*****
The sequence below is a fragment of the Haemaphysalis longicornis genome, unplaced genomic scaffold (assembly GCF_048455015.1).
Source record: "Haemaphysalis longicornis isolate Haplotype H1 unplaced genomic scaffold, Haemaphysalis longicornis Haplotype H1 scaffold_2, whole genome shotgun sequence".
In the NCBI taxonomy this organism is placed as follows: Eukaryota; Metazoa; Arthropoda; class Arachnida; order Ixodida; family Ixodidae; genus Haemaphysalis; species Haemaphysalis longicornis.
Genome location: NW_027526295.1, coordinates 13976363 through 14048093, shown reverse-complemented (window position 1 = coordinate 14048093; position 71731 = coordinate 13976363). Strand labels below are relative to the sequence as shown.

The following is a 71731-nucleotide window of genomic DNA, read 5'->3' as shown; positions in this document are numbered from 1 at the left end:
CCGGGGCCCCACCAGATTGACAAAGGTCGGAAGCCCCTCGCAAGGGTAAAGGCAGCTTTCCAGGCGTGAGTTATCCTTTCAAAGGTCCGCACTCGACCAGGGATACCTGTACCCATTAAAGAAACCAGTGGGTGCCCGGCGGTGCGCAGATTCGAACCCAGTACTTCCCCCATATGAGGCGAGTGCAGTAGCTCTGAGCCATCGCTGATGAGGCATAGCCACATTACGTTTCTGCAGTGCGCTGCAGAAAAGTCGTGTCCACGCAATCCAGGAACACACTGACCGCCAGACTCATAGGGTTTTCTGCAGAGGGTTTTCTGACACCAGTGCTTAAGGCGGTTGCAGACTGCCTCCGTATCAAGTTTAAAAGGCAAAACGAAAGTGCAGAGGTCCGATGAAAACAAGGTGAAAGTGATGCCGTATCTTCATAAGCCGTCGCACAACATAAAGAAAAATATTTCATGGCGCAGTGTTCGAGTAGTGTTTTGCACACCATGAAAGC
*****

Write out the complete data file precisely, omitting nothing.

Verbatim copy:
The sequence below is a fragment of the Haemaphysalis longicornis genome, unplaced genomic scaffold (assembly GCF_048455015.1).
Source record: "Haemaphysalis longicornis isolate Haplotype H1 unplaced genomic scaffold, Haemaphysalis longicornis Haplotype H1 scaffold_2, whole genome shotgun sequence".
In the NCBI taxonomy this organism is placed as follows: Eukaryota; Metazoa; Arthropoda; class Arachnida; order Ixodida; family Ixodidae; genus Haemaphysalis; species Haemaphysalis longicornis.
Genome location: NW_027526295.1, coordinates 13976363 through 14048093, shown reverse-complemented (window position 1 = coordinate 14048093; position 71731 = coordinate 13976363). Strand labels below are relative to the sequence as shown.

The following is a 71731-nucleotide window of genomic DNA, read 5'->3' as shown; positions in this document are numbered from 1 at the left end:
CCGGGGCCCCACCAGATTGACAAAGGTCGGAAGCCCCTCGCAAGGGTAAAGGCAGCTTTCCAGGCGTGAGTTATCCTTTCAAAGGTCCGCACTCGACCAGGGATACCTGTACCCATTAAAGAAACCAGTGGGTGCCCGGCGGTGCGCAGATTCGAACCCAGTACTTCCCCCATATGAGGCGAGTGCAGTAGCTCTGAGCCATCGCTGATGAGGCATAGCCACATTACGTTTCTGCAGTGCGCTGCAGAAAAGTCGTGTCCACGCAATCCAGGAACACACTGACCGCCAGACTCATAGGGTTTTCTGCAGAGGGTTTTCTGACACCAGTGCTTAAGGCGGTTGCAGACTGCCTCCGTATCAAGTTTAAAAGGCAAAACGAAAGTGCAGAGGTCCGATGAAAACAAGGTGAAAGTGATGCCGTATCTTCATAAGCCGTCGCACAACATAAAGAAAAATATTTCATGGCGCAGTGTTCGAGTAGTGTTTTGCACACCATGAAAGC